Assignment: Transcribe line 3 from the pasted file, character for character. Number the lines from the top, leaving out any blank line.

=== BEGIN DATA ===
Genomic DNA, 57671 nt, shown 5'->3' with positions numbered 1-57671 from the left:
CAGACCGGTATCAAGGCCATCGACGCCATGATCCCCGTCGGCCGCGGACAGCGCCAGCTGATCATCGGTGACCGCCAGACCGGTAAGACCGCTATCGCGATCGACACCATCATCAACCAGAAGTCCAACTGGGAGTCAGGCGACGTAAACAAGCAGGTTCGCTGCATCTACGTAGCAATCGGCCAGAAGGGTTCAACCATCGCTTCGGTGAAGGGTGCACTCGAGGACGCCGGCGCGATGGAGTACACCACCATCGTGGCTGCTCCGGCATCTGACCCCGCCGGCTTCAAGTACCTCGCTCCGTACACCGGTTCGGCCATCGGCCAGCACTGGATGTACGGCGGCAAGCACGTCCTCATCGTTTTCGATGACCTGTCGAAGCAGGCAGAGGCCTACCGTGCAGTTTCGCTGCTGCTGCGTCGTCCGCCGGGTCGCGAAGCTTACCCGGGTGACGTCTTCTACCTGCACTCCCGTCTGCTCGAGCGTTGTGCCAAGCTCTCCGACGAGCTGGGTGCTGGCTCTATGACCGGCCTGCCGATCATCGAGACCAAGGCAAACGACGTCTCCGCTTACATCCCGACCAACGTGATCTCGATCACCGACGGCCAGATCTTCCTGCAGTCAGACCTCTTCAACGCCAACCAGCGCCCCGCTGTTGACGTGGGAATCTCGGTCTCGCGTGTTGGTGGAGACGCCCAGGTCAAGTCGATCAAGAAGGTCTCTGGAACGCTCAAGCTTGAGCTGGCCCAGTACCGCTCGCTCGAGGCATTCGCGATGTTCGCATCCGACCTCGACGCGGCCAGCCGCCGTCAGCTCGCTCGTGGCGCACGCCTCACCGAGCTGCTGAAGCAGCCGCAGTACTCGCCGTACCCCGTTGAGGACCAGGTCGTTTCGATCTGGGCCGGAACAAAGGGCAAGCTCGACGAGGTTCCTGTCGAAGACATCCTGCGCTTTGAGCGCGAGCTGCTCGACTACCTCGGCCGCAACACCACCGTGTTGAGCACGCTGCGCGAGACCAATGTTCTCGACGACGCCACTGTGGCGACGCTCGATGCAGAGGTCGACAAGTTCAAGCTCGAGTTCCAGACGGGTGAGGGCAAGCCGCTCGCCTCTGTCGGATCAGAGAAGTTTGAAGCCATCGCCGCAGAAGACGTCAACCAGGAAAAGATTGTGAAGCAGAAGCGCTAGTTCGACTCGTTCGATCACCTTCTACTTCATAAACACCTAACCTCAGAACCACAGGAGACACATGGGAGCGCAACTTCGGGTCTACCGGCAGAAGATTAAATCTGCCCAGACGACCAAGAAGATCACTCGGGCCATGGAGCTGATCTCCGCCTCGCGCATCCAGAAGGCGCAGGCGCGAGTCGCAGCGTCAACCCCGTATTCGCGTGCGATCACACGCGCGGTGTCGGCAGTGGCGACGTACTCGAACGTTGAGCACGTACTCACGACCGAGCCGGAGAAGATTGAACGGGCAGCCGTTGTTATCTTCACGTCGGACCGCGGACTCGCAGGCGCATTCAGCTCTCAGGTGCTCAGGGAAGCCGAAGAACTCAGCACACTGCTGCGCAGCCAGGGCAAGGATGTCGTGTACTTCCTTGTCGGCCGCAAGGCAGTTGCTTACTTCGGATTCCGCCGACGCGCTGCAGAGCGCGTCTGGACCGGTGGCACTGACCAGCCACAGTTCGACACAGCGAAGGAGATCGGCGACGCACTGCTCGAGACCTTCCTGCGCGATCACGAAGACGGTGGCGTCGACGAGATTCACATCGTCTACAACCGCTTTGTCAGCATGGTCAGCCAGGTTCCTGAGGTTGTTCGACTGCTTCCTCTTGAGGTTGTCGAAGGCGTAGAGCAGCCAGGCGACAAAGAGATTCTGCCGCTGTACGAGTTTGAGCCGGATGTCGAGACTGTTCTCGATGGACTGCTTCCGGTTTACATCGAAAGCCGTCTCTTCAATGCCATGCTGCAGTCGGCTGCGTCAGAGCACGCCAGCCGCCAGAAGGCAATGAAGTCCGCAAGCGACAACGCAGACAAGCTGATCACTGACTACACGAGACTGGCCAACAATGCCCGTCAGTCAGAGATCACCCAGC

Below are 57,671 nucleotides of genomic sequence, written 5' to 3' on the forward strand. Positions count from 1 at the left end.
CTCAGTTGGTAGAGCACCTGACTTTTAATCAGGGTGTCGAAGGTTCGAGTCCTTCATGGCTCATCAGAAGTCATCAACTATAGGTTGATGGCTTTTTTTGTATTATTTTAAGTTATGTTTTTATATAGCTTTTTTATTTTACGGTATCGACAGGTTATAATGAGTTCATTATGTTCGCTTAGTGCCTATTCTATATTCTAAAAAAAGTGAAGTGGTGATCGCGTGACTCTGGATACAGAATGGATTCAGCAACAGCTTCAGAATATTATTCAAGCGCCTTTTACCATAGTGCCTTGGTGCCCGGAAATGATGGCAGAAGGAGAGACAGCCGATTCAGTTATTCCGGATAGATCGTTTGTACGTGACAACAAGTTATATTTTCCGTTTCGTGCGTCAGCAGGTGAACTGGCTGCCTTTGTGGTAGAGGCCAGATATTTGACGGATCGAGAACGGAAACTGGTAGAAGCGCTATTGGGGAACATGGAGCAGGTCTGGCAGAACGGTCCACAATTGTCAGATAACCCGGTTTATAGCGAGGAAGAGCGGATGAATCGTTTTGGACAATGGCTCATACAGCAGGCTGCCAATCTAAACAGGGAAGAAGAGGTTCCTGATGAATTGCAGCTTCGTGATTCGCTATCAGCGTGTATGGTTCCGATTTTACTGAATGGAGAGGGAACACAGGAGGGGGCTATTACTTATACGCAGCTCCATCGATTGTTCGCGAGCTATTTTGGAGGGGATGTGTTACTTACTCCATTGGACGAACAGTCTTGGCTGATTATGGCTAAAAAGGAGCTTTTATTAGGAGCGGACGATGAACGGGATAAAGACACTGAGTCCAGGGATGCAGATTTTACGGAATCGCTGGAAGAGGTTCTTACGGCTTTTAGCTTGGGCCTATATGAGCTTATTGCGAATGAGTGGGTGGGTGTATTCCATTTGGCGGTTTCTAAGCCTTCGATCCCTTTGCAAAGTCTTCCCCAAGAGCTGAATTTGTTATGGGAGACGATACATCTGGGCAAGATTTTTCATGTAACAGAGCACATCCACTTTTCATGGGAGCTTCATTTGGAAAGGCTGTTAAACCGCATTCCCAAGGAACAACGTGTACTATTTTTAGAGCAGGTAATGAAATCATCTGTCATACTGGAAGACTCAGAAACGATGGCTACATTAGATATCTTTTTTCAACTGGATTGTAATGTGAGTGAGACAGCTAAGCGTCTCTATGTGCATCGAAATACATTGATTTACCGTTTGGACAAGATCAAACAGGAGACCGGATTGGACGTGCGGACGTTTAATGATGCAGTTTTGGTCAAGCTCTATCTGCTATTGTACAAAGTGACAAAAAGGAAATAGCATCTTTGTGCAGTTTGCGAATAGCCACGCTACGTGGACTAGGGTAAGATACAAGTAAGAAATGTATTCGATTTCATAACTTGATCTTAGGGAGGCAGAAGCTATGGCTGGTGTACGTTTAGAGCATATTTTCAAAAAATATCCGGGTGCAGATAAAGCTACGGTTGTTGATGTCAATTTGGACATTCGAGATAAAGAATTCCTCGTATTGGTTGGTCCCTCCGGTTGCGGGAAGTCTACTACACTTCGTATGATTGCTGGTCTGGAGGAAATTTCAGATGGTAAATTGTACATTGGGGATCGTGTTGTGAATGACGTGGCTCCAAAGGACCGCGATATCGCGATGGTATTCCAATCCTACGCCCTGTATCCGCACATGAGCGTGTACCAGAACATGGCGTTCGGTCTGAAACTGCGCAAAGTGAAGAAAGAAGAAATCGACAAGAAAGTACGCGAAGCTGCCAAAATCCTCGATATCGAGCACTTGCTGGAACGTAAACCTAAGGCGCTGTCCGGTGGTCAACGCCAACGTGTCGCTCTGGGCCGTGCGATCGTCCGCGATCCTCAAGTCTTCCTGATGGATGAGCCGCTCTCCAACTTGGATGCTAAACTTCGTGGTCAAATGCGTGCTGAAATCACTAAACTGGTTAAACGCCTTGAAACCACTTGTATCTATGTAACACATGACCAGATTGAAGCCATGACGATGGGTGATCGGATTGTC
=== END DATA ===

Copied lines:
Below are 57,671 nucleotides of genomic sequence, written 5' to 3' on the forward strand. Positions count from 1 at the left end.